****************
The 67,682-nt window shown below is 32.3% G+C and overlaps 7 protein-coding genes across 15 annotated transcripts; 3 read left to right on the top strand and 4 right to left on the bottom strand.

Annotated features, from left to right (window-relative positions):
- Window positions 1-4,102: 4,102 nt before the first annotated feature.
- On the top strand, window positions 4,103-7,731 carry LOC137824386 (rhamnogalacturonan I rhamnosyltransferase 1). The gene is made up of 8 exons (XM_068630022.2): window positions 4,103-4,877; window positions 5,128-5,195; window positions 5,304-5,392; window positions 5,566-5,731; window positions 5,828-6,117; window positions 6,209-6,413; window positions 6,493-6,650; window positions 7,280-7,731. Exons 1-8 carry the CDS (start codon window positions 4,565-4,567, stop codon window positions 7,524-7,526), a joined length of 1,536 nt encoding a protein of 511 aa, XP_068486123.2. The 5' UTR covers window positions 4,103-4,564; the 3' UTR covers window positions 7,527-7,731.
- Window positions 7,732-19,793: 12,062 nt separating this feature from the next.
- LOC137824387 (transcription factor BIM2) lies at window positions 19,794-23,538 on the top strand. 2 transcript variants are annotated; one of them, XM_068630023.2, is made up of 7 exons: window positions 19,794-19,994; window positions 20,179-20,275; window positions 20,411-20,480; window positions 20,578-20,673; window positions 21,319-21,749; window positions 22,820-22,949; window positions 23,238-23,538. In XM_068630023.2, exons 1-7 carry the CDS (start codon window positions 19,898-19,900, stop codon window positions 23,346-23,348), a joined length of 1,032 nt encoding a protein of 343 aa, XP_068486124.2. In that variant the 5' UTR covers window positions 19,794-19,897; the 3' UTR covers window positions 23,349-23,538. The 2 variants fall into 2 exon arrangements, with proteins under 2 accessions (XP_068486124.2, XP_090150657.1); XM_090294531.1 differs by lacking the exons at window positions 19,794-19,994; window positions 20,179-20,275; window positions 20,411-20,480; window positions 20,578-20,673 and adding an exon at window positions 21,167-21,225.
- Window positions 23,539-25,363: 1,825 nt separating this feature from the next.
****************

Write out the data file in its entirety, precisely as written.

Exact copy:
The 67,682-nt window shown below is 32.3% G+C and overlaps 7 protein-coding genes across 15 annotated transcripts; 3 read left to right on the top strand and 4 right to left on the bottom strand.

Annotated features, from left to right (window-relative positions):
- Window positions 1-4,102: 4,102 nt before the first annotated feature.
- On the top strand, window positions 4,103-7,731 carry LOC137824386 (rhamnogalacturonan I rhamnosyltransferase 1). The gene is made up of 8 exons (XM_068630022.2): window positions 4,103-4,877; window positions 5,128-5,195; window positions 5,304-5,392; window positions 5,566-5,731; window positions 5,828-6,117; window positions 6,209-6,413; window positions 6,493-6,650; window positions 7,280-7,731. Exons 1-8 carry the CDS (start codon window positions 4,565-4,567, stop codon window positions 7,524-7,526), a joined length of 1,536 nt encoding a protein of 511 aa, XP_068486123.2. The 5' UTR covers window positions 4,103-4,564; the 3' UTR covers window positions 7,527-7,731.
- Window positions 7,732-19,793: 12,062 nt separating this feature from the next.
- LOC137824387 (transcription factor BIM2) lies at window positions 19,794-23,538 on the top strand. 2 transcript variants are annotated; one of them, XM_068630023.2, is made up of 7 exons: window positions 19,794-19,994; window positions 20,179-20,275; window positions 20,411-20,480; window positions 20,578-20,673; window positions 21,319-21,749; window positions 22,820-22,949; window positions 23,238-23,538. In XM_068630023.2, exons 1-7 carry the CDS (start codon window positions 19,898-19,900, stop codon window positions 23,346-23,348), a joined length of 1,032 nt encoding a protein of 343 aa, XP_068486124.2. In that variant the 5' UTR covers window positions 19,794-19,897; the 3' UTR covers window positions 23,349-23,538. The 2 variants fall into 2 exon arrangements, with proteins under 2 accessions (XP_068486124.2, XP_090150657.1); XM_090294531.1 differs by lacking the exons at window positions 19,794-19,994; window positions 20,179-20,275; window positions 20,411-20,480; window positions 20,578-20,673 and adding an exon at window positions 21,167-21,225.
- Window positions 23,539-25,363: 1,825 nt separating this feature from the next.